As Christmas becomes increasingly high tech, children are looking for internet enabled toys from Santa, but data breaches and concerns from tech experts mean that these products come with serious health warnings.
It was revealed earlier this week that hackers obtained photos of children - and chat logs from devices made by VTech, a company who specialise in electronic leaning devices.
The names, addresses and personal details of nearly 6.4 million children were compromised during the attack.
VTech has since hired security firm FireEye Inc and it is understood to be co-operating with an international law enforcement investigation into the incident.
The hackers are understood to have contacted journalists - but it is unclear if suspects have been identified by security agencies.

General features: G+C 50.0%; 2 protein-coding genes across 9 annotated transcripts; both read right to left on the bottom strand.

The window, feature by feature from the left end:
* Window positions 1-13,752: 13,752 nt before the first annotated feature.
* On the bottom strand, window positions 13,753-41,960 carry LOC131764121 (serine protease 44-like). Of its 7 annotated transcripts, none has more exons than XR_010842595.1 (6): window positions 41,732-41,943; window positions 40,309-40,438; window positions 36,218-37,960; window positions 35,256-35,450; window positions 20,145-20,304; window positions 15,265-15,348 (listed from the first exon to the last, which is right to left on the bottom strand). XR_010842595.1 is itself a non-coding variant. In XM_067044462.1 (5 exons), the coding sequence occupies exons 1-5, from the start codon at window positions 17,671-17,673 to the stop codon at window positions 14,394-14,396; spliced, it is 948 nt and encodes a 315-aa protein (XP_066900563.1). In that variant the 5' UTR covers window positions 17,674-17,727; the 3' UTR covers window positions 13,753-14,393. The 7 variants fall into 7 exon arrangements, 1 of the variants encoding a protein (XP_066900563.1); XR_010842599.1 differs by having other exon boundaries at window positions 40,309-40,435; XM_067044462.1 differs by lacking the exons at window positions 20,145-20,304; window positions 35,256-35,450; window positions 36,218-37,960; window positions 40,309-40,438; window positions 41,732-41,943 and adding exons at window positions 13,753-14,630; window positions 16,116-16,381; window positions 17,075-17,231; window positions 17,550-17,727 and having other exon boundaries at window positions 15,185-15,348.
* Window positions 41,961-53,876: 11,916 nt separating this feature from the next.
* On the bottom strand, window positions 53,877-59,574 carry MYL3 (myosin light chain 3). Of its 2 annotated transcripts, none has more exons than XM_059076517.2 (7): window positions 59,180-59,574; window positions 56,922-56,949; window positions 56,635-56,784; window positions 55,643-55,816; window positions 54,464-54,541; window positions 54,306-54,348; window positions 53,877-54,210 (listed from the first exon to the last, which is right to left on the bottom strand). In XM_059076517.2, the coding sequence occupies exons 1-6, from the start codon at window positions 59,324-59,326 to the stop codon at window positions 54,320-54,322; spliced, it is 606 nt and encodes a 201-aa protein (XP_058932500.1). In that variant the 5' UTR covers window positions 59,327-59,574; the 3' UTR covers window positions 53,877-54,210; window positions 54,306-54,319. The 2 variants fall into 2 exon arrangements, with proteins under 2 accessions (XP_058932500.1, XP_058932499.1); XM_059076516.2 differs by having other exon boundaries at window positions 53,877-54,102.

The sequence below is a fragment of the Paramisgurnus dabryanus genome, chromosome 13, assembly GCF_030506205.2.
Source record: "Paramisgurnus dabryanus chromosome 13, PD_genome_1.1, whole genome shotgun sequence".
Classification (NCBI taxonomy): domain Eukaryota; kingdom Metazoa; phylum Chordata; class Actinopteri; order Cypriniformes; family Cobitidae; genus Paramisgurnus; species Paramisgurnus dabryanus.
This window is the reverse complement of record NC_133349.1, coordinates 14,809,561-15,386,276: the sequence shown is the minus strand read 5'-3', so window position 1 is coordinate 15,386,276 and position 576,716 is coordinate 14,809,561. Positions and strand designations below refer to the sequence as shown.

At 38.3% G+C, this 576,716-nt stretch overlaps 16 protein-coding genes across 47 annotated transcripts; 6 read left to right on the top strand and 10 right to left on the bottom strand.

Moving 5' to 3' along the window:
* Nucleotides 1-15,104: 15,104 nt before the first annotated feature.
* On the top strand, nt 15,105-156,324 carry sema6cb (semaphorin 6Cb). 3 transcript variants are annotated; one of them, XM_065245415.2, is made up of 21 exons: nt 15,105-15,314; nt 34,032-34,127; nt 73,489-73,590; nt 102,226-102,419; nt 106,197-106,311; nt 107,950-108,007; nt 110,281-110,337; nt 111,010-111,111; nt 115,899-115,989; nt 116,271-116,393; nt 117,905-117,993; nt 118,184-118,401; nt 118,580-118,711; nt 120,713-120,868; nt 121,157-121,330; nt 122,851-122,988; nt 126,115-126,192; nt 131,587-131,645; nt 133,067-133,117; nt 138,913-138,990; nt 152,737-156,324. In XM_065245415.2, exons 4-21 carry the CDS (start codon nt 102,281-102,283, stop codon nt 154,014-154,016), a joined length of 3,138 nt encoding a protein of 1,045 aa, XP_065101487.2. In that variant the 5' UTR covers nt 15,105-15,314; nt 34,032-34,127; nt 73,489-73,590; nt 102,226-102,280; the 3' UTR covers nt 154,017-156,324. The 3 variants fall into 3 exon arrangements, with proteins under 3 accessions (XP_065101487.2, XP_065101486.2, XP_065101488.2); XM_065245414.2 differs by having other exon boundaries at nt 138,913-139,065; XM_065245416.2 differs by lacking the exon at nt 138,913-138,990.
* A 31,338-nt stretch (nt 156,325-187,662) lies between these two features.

Meanwhile, Hello Barbie, an internet connected doll which talks to kids by using voice recognition technology in the same way as iPhone's Siri, has raised security concerns.
She has been billed as the first "interactive doll." The toy stores data in the cloud, and it is linked to its own smartphone app - but security specialists have warned that Hello Barbie has a weak security system which could be hacked and potentially used to spy on people.
US security researcher Matt Jakubowski was one of the first people to raise the alarm.
"You can take that information and find out a person’s house or business. It’s just a matter of time until we are able to replace their servers with ours and have her say anything we want," he told NBC.
Mattel, the company who makes Barbie, says that no actual data has been stolen.
ToyTalk who developed the programmes which store and transfers the information says that it operates a 'bug bounty' system - offering payments to people who can find gaps in its security systems.
"Mattel and ToyTalk have built in many privacy and security measures, and we are committed to providing the safest possible experience for parents and children," Mattel said in a statement.